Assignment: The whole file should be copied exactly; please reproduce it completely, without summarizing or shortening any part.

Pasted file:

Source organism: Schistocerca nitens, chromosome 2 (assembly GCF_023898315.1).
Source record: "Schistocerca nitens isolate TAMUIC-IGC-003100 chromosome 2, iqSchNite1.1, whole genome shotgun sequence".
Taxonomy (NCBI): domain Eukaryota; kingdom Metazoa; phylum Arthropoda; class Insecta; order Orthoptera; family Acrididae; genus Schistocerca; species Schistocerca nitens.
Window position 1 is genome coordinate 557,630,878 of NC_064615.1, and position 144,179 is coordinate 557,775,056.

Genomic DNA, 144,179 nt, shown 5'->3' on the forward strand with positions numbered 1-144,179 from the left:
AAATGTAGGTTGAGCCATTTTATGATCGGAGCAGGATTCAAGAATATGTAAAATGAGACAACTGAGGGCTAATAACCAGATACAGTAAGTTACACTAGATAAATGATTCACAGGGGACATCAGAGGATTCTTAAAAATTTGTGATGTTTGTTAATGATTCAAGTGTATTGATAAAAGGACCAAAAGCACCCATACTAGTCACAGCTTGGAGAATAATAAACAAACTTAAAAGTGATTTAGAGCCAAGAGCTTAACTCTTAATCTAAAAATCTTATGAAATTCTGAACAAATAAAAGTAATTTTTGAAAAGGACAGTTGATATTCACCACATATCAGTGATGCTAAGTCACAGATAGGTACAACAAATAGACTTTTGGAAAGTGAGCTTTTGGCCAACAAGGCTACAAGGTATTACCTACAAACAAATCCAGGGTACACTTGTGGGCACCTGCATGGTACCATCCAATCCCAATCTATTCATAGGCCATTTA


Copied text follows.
Source organism: Schistocerca nitens, chromosome 2 (assembly GCF_023898315.1).
Source record: "Schistocerca nitens isolate TAMUIC-IGC-003100 chromosome 2, iqSchNite1.1, whole genome shotgun sequence".
Taxonomy (NCBI): domain Eukaryota; kingdom Metazoa; phylum Arthropoda; class Insecta; order Orthoptera; family Acrididae; genus Schistocerca; species Schistocerca nitens.
Window position 1 is genome coordinate 557,630,878 of NC_064615.1, and position 144,179 is coordinate 557,775,056.

Genomic DNA, 144,179 nt, shown 5'->3' on the forward strand with positions numbered 1-144,179 from the left:
AAATGTAGGTTGAGCCATTTTATGATCGGAGCAGGATTCAAGAATATGTAAAATGAGACAACTGAGGGCTAATAACCAGATACAGTAAGTTACACTAGATAAATGATTCACAGGGGACATCAGAGGATTCTTAAAAATTTGTGATGTTTGTTAATGATTCAAGTGTATTGATAAAAGGACCAAAAGCACCCATACTAGTCACAGCTTGGAGAATAATAAACAAACTTAAAAGTGATTTAGAGCCAAGAGCTTAACTCTTAATCTAAAAATCTTATGAAATTCTGAACAAATAAAAGTAATTTTTGAAAAGGACAGTTGATATTCACCACATATCAGTGATGCTAAGTCACAGATAGGTACAACAAATAGACTTTTGGAAAGTGAGCTTTTGGCCAACAAGGCTACAAGGTATTACCTACAAACAAATCCAGGGTACACTTGTGGGCACCTGCATGGTACCATCCAATCCCAATCTATTCATAGGCCATTTA